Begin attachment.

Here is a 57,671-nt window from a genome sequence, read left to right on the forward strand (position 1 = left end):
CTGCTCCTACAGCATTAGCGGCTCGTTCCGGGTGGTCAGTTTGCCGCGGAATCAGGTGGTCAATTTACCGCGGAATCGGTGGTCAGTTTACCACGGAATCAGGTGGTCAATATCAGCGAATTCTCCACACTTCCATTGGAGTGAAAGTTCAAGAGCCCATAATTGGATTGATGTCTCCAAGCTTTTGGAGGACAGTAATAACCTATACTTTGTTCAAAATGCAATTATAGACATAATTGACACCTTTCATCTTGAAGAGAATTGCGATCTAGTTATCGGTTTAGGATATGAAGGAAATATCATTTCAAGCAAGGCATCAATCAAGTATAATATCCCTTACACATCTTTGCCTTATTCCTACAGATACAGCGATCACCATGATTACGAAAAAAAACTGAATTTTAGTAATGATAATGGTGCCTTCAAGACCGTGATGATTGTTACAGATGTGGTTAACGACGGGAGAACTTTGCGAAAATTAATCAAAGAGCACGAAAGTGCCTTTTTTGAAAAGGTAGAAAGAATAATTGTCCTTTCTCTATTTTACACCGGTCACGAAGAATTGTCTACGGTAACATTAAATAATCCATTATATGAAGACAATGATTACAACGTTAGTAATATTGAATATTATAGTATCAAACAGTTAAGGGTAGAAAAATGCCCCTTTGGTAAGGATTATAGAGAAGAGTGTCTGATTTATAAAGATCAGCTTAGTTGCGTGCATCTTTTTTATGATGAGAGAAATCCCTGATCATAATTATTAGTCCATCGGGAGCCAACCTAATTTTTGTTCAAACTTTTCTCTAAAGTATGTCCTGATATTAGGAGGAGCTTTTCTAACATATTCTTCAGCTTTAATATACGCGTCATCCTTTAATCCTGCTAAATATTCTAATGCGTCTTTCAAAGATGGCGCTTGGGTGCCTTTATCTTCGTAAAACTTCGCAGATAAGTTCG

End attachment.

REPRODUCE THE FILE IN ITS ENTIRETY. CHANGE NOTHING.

Here is a 57,671-nt window from a genome sequence, read left to right on the forward strand (position 1 = left end):
CTGCTCCTACAGCATTAGCGGCTCGTTCCGGGTGGTCAGTTTGCCGCGGAATCAGGTGGTCAATTTACCGCGGAATCGGTGGTCAGTTTACCACGGAATCAGGTGGTCAATATCAGCGAATTCTCCACACTTCCATTGGAGTGAAAGTTCAAGAGCCCATAATTGGATTGATGTCTCCAAGCTTTTGGAGGACAGTAATAACCTATACTTTGTTCAAAATGCAATTATAGACATAATTGACACCTTTCATCTTGAAGAGAATTGCGATCTAGTTATCGGTTTAGGATATGAAGGAAATATCATTTCAAGCAAGGCATCAATCAAGTATAATATCCCTTACACATCTTTGCCTTATTCCTACAGATACAGCGATCACCATGATTACGAAAAAAAACTGAATTTTAGTAATGATAATGGTGCCTTCAAGACCGTGATGATTGTTACAGATGTGGTTAACGACGGGAGAACTTTGCGAAAATTAATCAAAGAGCACGAAAGTGCCTTTTTTGAAAAGGTAGAAAGAATAATTGTCCTTTCTCTATTTTACACCGGTCACGAAGAATTGTCTACGGTAACATTAAATAATCCATTATATGAAGACAATGATTACAACGTTAGTAATATTGAATATTATAGTATCAAACAGTTAAGGGTAGAAAAATGCCCCTTTGGTAAGGATTATAGAGAAGAGTGTCTGATTTATAAAGATCAGCTTAGTTGCGTGCATCTTTTTTATGATGAGAGAAATCCCTGATCATAATTATTAGTCCATCGGGAGCCAACCTAATTTTTGTTCAAACTTTTCTCTAAAGTATGTCCTGATATTAGGAGGAGCTTTTCTAACATATTCTTCAGCTTTAATATACGCGTCATCCTTTAATCCTGCTAAATATTCTAATGCGTCTTTCAAAGATGGCGCTTGGGTGCCTTTATCTTCGTAAAACTTCGCAGATAAGTTCG